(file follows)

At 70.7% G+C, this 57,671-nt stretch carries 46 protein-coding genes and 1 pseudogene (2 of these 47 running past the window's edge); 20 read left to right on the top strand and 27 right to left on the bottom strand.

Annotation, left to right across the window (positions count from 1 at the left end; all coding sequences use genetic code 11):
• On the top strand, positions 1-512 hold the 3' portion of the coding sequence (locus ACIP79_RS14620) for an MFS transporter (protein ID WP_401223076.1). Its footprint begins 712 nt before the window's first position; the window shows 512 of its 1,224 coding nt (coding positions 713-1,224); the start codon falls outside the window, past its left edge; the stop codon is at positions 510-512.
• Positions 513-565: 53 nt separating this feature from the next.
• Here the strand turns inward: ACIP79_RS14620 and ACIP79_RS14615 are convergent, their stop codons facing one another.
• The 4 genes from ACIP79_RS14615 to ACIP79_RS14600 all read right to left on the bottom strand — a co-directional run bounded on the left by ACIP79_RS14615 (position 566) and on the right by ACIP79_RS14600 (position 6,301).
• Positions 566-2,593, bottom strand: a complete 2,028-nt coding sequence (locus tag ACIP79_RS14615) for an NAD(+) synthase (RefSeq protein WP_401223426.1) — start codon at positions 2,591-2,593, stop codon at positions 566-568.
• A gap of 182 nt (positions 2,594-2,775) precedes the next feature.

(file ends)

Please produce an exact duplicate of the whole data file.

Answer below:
At 70.7% G+C, this 57,671-nt stretch carries 46 protein-coding genes and 1 pseudogene (2 of these 47 running past the window's edge); 20 read left to right on the top strand and 27 right to left on the bottom strand.

Annotation, left to right across the window (positions count from 1 at the left end; all coding sequences use genetic code 11):
• On the top strand, positions 1-512 hold the 3' portion of the coding sequence (locus ACIP79_RS14620) for an MFS transporter (protein ID WP_401223076.1). Its footprint begins 712 nt before the window's first position; the window shows 512 of its 1,224 coding nt (coding positions 713-1,224); the start codon falls outside the window, past its left edge; the stop codon is at positions 510-512.
• Positions 513-565: 53 nt separating this feature from the next.
• Here the strand turns inward: ACIP79_RS14620 and ACIP79_RS14615 are convergent, their stop codons facing one another.
• The 4 genes from ACIP79_RS14615 to ACIP79_RS14600 all read right to left on the bottom strand — a co-directional run bounded on the left by ACIP79_RS14615 (position 566) and on the right by ACIP79_RS14600 (position 6,301).
• Positions 566-2,593, bottom strand: a complete 2,028-nt coding sequence (locus tag ACIP79_RS14615) for an NAD(+) synthase (RefSeq protein WP_401223426.1) — start codon at positions 2,591-2,593, stop codon at positions 566-568.
• A gap of 182 nt (positions 2,594-2,775) precedes the next feature.